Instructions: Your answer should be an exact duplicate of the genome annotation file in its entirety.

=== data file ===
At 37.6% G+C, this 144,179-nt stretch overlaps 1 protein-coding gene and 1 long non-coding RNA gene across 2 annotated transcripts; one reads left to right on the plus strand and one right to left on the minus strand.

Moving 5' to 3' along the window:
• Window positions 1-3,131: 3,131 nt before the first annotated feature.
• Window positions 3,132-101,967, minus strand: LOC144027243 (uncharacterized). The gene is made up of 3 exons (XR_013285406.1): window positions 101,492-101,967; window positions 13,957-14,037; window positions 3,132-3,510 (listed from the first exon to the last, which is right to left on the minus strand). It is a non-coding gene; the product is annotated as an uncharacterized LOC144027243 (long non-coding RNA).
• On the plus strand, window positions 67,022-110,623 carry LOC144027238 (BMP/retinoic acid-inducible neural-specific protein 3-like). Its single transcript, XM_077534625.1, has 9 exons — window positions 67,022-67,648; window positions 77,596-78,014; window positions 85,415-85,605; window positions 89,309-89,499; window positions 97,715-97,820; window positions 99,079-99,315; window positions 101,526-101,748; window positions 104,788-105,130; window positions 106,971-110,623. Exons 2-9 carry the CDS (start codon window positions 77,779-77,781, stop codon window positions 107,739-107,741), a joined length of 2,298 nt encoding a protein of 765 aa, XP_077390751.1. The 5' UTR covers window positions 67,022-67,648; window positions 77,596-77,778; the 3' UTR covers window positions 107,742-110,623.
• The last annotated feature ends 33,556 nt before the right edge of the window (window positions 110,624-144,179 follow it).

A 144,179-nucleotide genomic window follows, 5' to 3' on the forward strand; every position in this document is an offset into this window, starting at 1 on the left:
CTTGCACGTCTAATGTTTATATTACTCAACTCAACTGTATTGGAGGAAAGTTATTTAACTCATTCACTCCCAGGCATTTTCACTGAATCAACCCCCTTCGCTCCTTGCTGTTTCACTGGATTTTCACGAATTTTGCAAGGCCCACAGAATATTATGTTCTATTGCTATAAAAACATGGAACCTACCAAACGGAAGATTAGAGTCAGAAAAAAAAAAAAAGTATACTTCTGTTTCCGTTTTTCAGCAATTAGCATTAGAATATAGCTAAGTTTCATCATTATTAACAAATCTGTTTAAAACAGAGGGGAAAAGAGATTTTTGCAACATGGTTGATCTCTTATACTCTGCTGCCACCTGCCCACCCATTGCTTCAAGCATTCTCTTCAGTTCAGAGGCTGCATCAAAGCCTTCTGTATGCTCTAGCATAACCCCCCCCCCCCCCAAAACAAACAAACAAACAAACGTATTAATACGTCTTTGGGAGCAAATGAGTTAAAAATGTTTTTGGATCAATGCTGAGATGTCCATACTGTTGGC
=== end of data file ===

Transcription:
At 37.6% G+C, this 144,179-nt stretch overlaps 1 protein-coding gene and 1 long non-coding RNA gene across 2 annotated transcripts; one reads left to right on the plus strand and one right to left on the minus strand.

Moving 5' to 3' along the window:
• Window positions 1-3,131: 3,131 nt before the first annotated feature.
• Window positions 3,132-101,967, minus strand: LOC144027243 (uncharacterized). The gene is made up of 3 exons (XR_013285406.1): window positions 101,492-101,967; window positions 13,957-14,037; window positions 3,132-3,510 (listed from the first exon to the last, which is right to left on the minus strand). It is a non-coding gene; the product is annotated as an uncharacterized LOC144027243 (long non-coding RNA).
• On the plus strand, window positions 67,022-110,623 carry LOC144027238 (BMP/retinoic acid-inducible neural-specific protein 3-like). Its single transcript, XM_077534625.1, has 9 exons — window positions 67,022-67,648; window positions 77,596-78,014; window positions 85,415-85,605; window positions 89,309-89,499; window positions 97,715-97,820; window positions 99,079-99,315; window positions 101,526-101,748; window positions 104,788-105,130; window positions 106,971-110,623. Exons 2-9 carry the CDS (start codon window positions 77,779-77,781, stop codon window positions 107,739-107,741), a joined length of 2,298 nt encoding a protein of 765 aa, XP_077390751.1. The 5' UTR covers window positions 67,022-67,648; window positions 77,596-77,778; the 3' UTR covers window positions 107,742-110,623.
• The last annotated feature ends 33,556 nt before the right edge of the window (window positions 110,624-144,179 follow it).

A 144,179-nucleotide genomic window follows, 5' to 3' on the forward strand; every position in this document is an offset into this window, starting at 1 on the left:
CTTGCACGTCTAATGTTTATATTACTCAACTCAACTGTATTGGAGGAAAGTTATTTAACTCATTCACTCCCAGGCATTTTCACTGAATCAACCCCCTTCGCTCCTTGCTGTTTCACTGGATTTTCACGAATTTTGCAAGGCCCACAGAATATTATGTTCTATTGCTATAAAAACATGGAACCTACCAAACGGAAGATTAGAGTCAGAAAAAAAAAAAAAGTATACTTCTGTTTCCGTTTTTCAGCAATTAGCATTAGAATATAGCTAAGTTTCATCATTATTAACAAATCTGTTTAAAACAGAGGGGAAAAGAGATTTTTGCAACATGGTTGATCTCTTATACTCTGCTGCCACCTGCCCACCCATTGCTTCAAGCATTCTCTTCAGTTCAGAGGCTGCATCAAAGCCTTCTGTATGCTCTAGCATAACCCCCCCCCCCCCCAAAACAAACAAACAAACAAACGTATTAATACGTCTTTGGGAGCAAATGAGTTAAAAATGTTTTTGGATCAATGCTGAGATGTCCATACTGTTGGC